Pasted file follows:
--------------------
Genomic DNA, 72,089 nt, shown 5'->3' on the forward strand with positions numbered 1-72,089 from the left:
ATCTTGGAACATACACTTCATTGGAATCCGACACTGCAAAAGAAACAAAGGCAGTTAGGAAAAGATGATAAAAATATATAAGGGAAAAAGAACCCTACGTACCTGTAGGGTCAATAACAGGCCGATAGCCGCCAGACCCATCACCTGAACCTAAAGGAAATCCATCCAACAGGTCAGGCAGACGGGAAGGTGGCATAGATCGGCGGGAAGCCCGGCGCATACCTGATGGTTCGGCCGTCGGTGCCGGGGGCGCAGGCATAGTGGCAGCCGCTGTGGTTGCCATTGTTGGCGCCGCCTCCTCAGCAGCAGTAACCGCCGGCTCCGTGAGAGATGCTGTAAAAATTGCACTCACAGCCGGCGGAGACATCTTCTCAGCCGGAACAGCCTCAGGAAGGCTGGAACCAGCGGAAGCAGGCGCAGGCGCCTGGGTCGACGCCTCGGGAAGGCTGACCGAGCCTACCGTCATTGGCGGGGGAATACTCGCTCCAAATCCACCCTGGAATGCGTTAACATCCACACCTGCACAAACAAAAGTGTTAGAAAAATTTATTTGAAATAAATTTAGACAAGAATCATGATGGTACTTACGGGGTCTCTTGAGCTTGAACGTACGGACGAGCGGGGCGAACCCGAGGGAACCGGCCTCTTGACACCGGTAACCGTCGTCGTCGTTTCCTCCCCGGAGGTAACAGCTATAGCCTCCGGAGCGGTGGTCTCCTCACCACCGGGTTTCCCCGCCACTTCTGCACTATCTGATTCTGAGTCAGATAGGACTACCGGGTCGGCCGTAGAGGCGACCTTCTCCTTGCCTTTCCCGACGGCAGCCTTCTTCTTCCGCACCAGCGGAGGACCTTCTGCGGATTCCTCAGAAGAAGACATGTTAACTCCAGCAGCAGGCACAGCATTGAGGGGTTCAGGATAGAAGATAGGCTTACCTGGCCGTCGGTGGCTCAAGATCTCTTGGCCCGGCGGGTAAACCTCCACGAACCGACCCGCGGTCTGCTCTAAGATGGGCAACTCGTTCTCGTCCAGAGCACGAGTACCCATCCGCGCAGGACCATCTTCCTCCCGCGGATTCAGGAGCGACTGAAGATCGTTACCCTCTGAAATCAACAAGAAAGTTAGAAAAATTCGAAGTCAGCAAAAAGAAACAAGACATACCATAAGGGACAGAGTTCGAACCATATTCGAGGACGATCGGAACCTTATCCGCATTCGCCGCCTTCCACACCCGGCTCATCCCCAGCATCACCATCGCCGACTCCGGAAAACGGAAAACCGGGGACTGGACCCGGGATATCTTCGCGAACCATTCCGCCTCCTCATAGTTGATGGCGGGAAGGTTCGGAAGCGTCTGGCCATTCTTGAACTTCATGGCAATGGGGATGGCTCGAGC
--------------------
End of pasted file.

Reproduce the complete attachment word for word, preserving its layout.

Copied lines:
Genomic DNA, 72,089 nt, shown 5'->3' on the forward strand with positions numbered 1-72,089 from the left:
ATCTTGGAACATACACTTCATTGGAATCCGACACTGCAAAAGAAACAAAGGCAGTTAGGAAAAGATGATAAAAATATATAAGGGAAAAAGAACCCTACGTACCTGTAGGGTCAATAACAGGCCGATAGCCGCCAGACCCATCACCTGAACCTAAAGGAAATCCATCCAACAGGTCAGGCAGACGGGAAGGTGGCATAGATCGGCGGGAAGCCCGGCGCATACCTGATGGTTCGGCCGTCGGTGCCGGGGGCGCAGGCATAGTGGCAGCCGCTGTGGTTGCCATTGTTGGCGCCGCCTCCTCAGCAGCAGTAACCGCCGGCTCCGTGAGAGATGCTGTAAAAATTGCACTCACAGCCGGCGGAGACATCTTCTCAGCCGGAACAGCCTCAGGAAGGCTGGAACCAGCGGAAGCAGGCGCAGGCGCCTGGGTCGACGCCTCGGGAAGGCTGACCGAGCCTACCGTCATTGGCGGGGGAATACTCGCTCCAAATCCACCCTGGAATGCGTTAACATCCACACCTGCACAAACAAAAGTGTTAGAAAAATTTATTTGAAATAAATTTAGACAAGAATCATGATGGTACTTACGGGGTCTCTTGAGCTTGAACGTACGGACGAGCGGGGCGAACCCGAGGGAACCGGCCTCTTGACACCGGTAACCGTCGTCGTCGTTTCCTCCCCGGAGGTAACAGCTATAGCCTCCGGAGCGGTGGTCTCCTCACCACCGGGTTTCCCCGCCACTTCTGCACTATCTGATTCTGAGTCAGATAGGACTACCGGGTCGGCCGTAGAGGCGACCTTCTCCTTGCCTTTCCCGACGGCAGCCTTCTTCTTCCGCACCAGCGGAGGACCTTCTGCGGATTCCTCAGAAGAAGACATGTTAACTCCAGCAGCAGGCACAGCATTGAGGGGTTCAGGATAGAAGATAGGCTTACCTGGCCGTCGGTGGCTCAAGATCTCTTGGCCCGGCGGGTAAACCTCCACGAACCGACCCGCGGTCTGCTCTAAGATGGGCAACTCGTTCTCGTCCAGAGCACGAGTACCCATCCGCGCAGGACCATCTTCCTCCCGCGGATTCAGGAGCGACTGAAGATCGTTACCCTCTGAAATCAACAAGAAAGTTAGAAAAATTCGAAGTCAGCAAAAAGAAACAAGACATACCATAAGGGACAGAGTTCGAACCATATTCGAGGACGATCGGAACCTTATCCGCATTCGCCGCCTTCCACACCCGGCTCATCCCCAGCATCACCATCGCCGACTCCGGAAAACGGAAAACCGGGGACTGGACCCGGGATATCTTCGCGAACCATTCCGCCTCCTCATAGTTGATGGCGGGAAGGTTCGGAAGCGTCTGGCCATTCTTGAACTTCATGGCAATGGGGATGGCTCGAGC